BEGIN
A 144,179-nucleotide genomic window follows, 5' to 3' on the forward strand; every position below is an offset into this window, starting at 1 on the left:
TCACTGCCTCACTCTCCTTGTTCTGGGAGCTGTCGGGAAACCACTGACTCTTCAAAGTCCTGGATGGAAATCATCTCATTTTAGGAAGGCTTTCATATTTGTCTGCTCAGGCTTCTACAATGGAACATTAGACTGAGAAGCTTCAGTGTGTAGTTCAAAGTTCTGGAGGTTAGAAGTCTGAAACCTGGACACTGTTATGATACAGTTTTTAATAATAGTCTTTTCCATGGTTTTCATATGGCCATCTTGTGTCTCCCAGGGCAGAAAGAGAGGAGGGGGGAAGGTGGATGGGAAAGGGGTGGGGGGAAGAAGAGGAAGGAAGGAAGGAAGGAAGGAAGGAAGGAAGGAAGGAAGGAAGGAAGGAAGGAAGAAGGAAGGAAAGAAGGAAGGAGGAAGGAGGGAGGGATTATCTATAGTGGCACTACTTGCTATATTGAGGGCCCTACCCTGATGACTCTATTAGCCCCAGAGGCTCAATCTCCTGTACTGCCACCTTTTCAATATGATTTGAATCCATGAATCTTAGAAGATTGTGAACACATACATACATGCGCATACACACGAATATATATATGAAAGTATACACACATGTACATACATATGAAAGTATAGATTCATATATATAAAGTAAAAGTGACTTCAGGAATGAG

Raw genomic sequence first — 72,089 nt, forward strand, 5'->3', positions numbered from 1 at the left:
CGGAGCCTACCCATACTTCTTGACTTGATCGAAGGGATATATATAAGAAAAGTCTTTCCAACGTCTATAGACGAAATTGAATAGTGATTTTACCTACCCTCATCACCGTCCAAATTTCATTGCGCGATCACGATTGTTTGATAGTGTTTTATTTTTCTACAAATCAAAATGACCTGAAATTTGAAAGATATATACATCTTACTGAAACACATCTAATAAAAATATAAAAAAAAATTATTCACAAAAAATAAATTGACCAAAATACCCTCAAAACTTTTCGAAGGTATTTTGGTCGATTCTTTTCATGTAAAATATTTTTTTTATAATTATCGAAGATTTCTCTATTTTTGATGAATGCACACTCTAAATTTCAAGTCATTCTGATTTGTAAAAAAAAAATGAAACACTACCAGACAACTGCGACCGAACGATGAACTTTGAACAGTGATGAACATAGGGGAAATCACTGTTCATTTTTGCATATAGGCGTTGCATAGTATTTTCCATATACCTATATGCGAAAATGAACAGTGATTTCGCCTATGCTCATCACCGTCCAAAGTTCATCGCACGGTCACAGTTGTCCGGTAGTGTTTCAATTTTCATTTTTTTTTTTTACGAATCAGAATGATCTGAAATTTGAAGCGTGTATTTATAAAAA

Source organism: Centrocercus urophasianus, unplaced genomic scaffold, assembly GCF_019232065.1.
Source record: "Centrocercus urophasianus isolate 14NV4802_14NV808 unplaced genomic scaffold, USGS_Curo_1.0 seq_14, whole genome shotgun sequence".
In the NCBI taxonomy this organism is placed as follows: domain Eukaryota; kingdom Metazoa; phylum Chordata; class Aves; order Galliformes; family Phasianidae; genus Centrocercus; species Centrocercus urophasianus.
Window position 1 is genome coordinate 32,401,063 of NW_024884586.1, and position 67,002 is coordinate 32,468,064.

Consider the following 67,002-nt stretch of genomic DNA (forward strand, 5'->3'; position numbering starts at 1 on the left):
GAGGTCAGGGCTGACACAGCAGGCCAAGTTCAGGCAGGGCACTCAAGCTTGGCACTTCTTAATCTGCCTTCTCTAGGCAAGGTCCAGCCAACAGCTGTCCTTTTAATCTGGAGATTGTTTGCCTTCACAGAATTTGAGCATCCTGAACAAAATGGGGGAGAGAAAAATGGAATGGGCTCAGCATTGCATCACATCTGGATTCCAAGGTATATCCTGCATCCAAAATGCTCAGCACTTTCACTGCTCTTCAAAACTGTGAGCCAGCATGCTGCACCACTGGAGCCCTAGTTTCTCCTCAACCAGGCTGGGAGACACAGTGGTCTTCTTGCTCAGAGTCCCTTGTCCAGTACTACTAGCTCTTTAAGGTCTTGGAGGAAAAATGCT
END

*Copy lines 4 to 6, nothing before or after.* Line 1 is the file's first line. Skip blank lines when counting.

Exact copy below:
CGGAGCCTACCCATACTTCTTGACTTGATCGAAGGGATATATATAAGAAAAGTCTTTCCAACGTCTATAGACGAAATTGAATAGTGATTTTACCTACCCTCATCACCGTCCAAATTTCATTGCGCGATCACGATTGTTTGATAGTGTTTTATTTTTCTACAAATCAAAATGACCTGAAATTTGAAAGATATATACATCTTACTGAAACACATCTAATAAAAATATAAAAAAAAATTATTCACAAAAAATAAATTGACCAAAATACCCTCAAAACTTTTCGAAGGTATTTTGGTCGATTCTTTTCATGTAAAATATTTTTTTTATAATTATCGAAGATTTCTCTATTTTTGATGAATGCACACTCTAAATTTCAAGTCATTCTGATTTGTAAAAAAAAAATGAAACACTACCAGACAACTGCGACCGAACGATGAACTTTGAACAGTGATGAACATAGGGGAAATCACTGTTCATTTTTGCATATAGGCGTTGCATAGTATTTTCCATATACCTATATGCGAAAATGAACAGTGATTTCGCCTATGCTCATCACCGTCCAAAGTTCATCGCACGGTCACAGTTGTCCGGTAGTGTTTCAATTTTCATTTTTTTTTTTTACGAATCAGAATGATCTGAAATTTGAAGCGTGTATTTATAAAAA

Source organism: Centrocercus urophasianus, unplaced genomic scaffold, assembly GCF_019232065.1.
Source record: "Centrocercus urophasianus isolate 14NV4802_14NV808 unplaced genomic scaffold, USGS_Curo_1.0 seq_14, whole genome shotgun sequence".